When my son Thomas and I were decorating our Christmas tree this year, I pulled out an ornament made from a transparent plastic ball with a couple of tablespoons of sand and some shiny glitter stars visible and flowing around loosely inside. I received this ornament at a Godly Play teacher training session that I attended a few years into my time as a Godly Play storyteller here at St. Paul. The ornament represents the Great Family. The sand and the stars signify all the descendants of Abraham and Sarah, their Great Family promised by God, “as numerous as the stars of heaven and as the sand that is on the seashore.” (Genesis 22:17) When we tell this story in Godly Play, we recount the life journeys of Abraham and Sarah beginning at Ur, tracing a path in the sand of the desert box as we describe their various stops as they travel through many lands. We report the birth of their son Isaac, his marriage to Rebecca, and the birth of Isaac and Rebecca’s children. We say that this Family grew and grew, until our great grandparents were born, and they had children—our grandparents, who had our parents, who had us. We are all part of the Great Family.
My ornament also reminds me of my time as a Godly Play storyteller when St. Paul first started using Godly Play. We ran a pilot program during Children’s Church, mostly just telling stories, given the short time. For one of my first stories, I told the parable of the great banquet, in which a landowner sends his servants out into the lanes and byways to invite the marginalized to seats at his table, and his table still has room for more. After each parable, we wonder, “What could this really be?” The sense of wonder that Godly Play fosters in both children and adults drew me in, and ever since, I have always listened to a parable as a gift that contains a deeper meaning buried somewhere inside. Sometimes, the parable remains a closed puzzle, but that’s okay.
Many stories of God fill the shelves in each Godly Play classroom, and we tell those stories and wonder about them. We may ask, “What part of this story is about you?” But more than that, each room is also filled with symbols and is arranged in subtle ways that have meanings that often remain unspoken. Part of the Godly Play experience is an immersion in a space that evokes the mysterious presence of God, the sense that God is hidden in plain sight. While spending time in a Godly Play classroom, the symbols and meanings seep into us, so that we carry them within us as we journey, like Abraham and Sarah, through our lives. Sometimes they break through to a more conscious awareness, as when I picked up the ornament filled with sand and glitter stars reminding me that all of us at St. Paul belong to the Great Family.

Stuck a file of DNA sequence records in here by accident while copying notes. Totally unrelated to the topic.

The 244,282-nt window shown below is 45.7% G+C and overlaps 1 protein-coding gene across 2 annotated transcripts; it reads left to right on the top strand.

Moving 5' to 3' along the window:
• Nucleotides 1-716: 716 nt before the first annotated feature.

Godly Play also teaches us a lot about transitions, how frequently they occur on our journeys and how difficult they can be, even the good ones. The Godly Play greeter asks the children if they are ready to go into the classroom, a transition into a special place to be with God. But we also learn that getting ready is a constant process, not just done at a threshold into another room. Getting ready is a part of every transition: before the story, sometimes during the story, before response time, before the feast, for the dismissal. In our lives outside the classroom, we also have many transitions, small ones every day, and larger ones, as loved ones come and go in our lives, as we move, change jobs, and reflect on our lives, just as Abraham and Sarah experienced changes in their lives.
My Great Family ornament was just one of many gifts I received from Godly Play. Remembering that transitions are inevitable on our journeys, that even small transitions and good changes can be hard, and that God is somehow present, even if I can’t figure out how or where, are also gifts that have remained with me from my time as a Godly Play storyteller. I am glad that Godly Play continues to thrive at St. Paul.